Modern Marvels

TV review by
Sierra Filucci, Common Sense Media
Modern Marvels TV Poster Image
The history behind super subjects for families.

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A lot or a little?

The parents' guide to what's in this TV show.

Positive Messages
Violence

Depends on the episode. Many episodes deal partially with war, and some focus specifically on weapons, disasters, etc.

Sex

Most episodes have nothing to do with sex, but at least one focuses specifically on "high tech sex" and shows images of sex toys and discussion of sex in a cultural context.

Language
Consumerism
Drinking, Drugs & Smoking

Rare episodes may touch on drugs or alcohol in a historical context.

What parents need to know

Parents need to know that this educational documentary series covers a broad range of topics; some are completely innocuous, while others touch on more complicated and mature issues, including war, slavery, and sex (images of sex toys and all). That said, even the trickiest issues are dealt with carefully and remain appropriate for most middle-schoolers. Disturbing scenes are usually illustrated using archival photographs and artistic renditions (for instance, the episode on "death devices" shows illustrations of men and women subjected to stoning, the rack, and other early death-sentence methods). Descriptions of death can be graphic, but they're not sensational.

User Reviews

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Kid, 10 years old April 9, 2008

eduecatoinal but fun!!!!!!!!!!!!!!!!!!!!!!!!!

this show rocks as long as you know what episode you wach like one could be about the super market wich is boring and one could be about gainsters like bonny an... Continue reading

What's the story?

MODERN MARVELS is a History Channel series designed for the classroom and other educational settings. But despite the institutional emphasis, the documentary-style show is enlightening to a broad audience interested in learning about relatively recent inventions -- both physical and cultural. Covering topics as diverse as fireworks, roller coasters, butchers, high-tech sex, deadly weapons, and the Statue of Liberty, the series delves into each one using a combination of archival footage, interviews with experts, original documents, and conversations with people actively involved in the subject.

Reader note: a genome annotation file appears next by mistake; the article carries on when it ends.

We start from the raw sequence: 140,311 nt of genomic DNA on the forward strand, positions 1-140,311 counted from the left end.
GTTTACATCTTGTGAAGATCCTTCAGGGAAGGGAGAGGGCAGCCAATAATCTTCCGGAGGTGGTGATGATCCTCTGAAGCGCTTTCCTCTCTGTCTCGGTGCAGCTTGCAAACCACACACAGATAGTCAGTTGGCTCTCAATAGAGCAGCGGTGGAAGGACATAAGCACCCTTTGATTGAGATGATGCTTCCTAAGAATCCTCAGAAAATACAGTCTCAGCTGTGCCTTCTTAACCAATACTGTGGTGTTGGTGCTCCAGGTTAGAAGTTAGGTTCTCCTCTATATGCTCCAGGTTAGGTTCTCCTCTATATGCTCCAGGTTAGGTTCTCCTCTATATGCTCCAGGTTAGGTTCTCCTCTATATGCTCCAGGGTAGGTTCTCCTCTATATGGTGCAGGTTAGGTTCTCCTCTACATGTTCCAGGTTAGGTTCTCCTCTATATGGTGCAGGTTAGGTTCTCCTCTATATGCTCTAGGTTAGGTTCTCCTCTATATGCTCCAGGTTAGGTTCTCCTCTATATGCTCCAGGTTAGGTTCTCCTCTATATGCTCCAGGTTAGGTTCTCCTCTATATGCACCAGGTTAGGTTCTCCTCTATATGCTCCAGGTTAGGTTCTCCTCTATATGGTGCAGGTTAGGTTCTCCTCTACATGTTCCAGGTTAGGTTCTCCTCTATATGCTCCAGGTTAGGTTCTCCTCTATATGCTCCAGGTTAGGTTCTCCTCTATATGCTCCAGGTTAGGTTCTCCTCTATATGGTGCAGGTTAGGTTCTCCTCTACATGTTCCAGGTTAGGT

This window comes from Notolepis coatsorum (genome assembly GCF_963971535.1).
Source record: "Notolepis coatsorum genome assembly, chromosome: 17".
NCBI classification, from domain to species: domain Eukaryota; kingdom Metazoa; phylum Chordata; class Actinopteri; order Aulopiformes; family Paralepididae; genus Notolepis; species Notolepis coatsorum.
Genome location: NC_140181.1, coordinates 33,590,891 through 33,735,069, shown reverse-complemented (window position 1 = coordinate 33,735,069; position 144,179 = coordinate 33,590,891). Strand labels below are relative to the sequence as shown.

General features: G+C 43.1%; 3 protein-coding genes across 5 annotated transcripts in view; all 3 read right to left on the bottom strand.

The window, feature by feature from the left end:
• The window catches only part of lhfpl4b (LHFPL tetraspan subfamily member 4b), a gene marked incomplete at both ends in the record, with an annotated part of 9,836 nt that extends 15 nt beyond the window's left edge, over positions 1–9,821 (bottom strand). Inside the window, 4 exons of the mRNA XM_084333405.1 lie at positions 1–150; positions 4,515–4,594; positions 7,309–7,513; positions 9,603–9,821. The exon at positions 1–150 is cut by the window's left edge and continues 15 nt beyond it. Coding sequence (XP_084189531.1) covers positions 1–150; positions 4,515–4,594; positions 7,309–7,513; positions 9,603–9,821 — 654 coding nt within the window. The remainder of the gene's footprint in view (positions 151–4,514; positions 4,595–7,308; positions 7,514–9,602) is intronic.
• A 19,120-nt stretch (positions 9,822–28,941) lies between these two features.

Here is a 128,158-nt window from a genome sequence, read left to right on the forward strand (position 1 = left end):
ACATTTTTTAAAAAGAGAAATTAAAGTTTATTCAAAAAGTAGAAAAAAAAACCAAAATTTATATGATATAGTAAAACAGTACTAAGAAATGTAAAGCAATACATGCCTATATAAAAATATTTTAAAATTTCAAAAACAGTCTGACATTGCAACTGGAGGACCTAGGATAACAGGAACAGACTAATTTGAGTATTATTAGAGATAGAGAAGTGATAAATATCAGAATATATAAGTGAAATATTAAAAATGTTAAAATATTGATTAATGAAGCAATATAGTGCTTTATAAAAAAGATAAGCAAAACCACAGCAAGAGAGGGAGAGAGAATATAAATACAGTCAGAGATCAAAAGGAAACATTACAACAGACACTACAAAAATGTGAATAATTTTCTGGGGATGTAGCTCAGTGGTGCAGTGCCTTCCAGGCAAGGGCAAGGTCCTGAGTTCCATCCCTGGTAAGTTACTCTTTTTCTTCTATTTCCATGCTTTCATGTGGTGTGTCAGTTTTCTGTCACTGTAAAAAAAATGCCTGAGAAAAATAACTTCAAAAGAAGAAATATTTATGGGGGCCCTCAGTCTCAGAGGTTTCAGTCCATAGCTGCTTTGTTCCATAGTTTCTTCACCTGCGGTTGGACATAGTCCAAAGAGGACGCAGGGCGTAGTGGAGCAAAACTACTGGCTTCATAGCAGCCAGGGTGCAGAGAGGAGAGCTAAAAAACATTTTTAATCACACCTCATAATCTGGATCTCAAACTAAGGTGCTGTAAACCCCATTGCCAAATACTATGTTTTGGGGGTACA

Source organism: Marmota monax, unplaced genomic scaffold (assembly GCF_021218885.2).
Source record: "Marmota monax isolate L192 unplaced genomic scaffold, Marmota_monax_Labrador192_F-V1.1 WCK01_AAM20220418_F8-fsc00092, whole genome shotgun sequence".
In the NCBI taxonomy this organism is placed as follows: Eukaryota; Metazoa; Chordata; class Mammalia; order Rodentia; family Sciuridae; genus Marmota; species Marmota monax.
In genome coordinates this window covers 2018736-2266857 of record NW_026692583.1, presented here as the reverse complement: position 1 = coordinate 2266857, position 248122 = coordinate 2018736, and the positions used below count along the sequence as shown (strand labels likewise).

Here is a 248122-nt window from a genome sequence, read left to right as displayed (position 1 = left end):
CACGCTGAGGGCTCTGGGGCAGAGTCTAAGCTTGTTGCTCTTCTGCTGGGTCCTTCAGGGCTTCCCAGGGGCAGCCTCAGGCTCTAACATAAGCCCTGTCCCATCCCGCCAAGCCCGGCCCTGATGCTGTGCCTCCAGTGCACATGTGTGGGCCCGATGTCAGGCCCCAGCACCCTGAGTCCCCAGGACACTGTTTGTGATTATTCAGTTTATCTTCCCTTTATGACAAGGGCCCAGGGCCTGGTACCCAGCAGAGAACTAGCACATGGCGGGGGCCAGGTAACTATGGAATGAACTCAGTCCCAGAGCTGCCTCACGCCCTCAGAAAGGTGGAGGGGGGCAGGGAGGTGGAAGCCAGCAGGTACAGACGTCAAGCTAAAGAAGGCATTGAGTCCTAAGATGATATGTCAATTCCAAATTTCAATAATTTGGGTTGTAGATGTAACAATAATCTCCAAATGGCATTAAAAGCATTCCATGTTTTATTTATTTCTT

Is it any good?

Using so many different materials to tell a particular invention's history ensures that just about everyone in the audience will find something captivating, whether it's the historical documents or the man-on-the-street interviews. For example, the fireworks episode begins by recounting China's invention of gunpowder, then shows original artwork depicting early fireworks displays, and finally moves on to interviews with the current president of the American Pyrotechnics Association -- as well as showing footage of one of the legendary families responsible for some of the United States' most memorable fireworks celebrations.

Parents looking for a way to advance their child's interest in a subject will find a treasure in Modern Marvels -- though it's definitely worth noting that some episodes tackle decidedly more mature topics (one included images of sex toys; others have shown pictures of nuclear bombs being set off and the like) than others. And an hour on a single topic can wear thin for viewers who don't have a particular interest in the subject or related issues.

Talk to your kids about ...

  • Families can talk about the "modern marvels" they'd like to know more about. Is there a particular cultural institution or invention you're curious about? Aside from watching a TV show, how else can you find out about subjects that interest you? Who can you talk to about getting more information on subjects that fascinate you? Do you think shows like these tell the whole story? How and why do you think episode topics are chosen?

TV details

  • Premiere date: January 1, 1995
  • Network: History
  • Genre: Educational
  • TV rating: TV-PG
  • Available on: DVD

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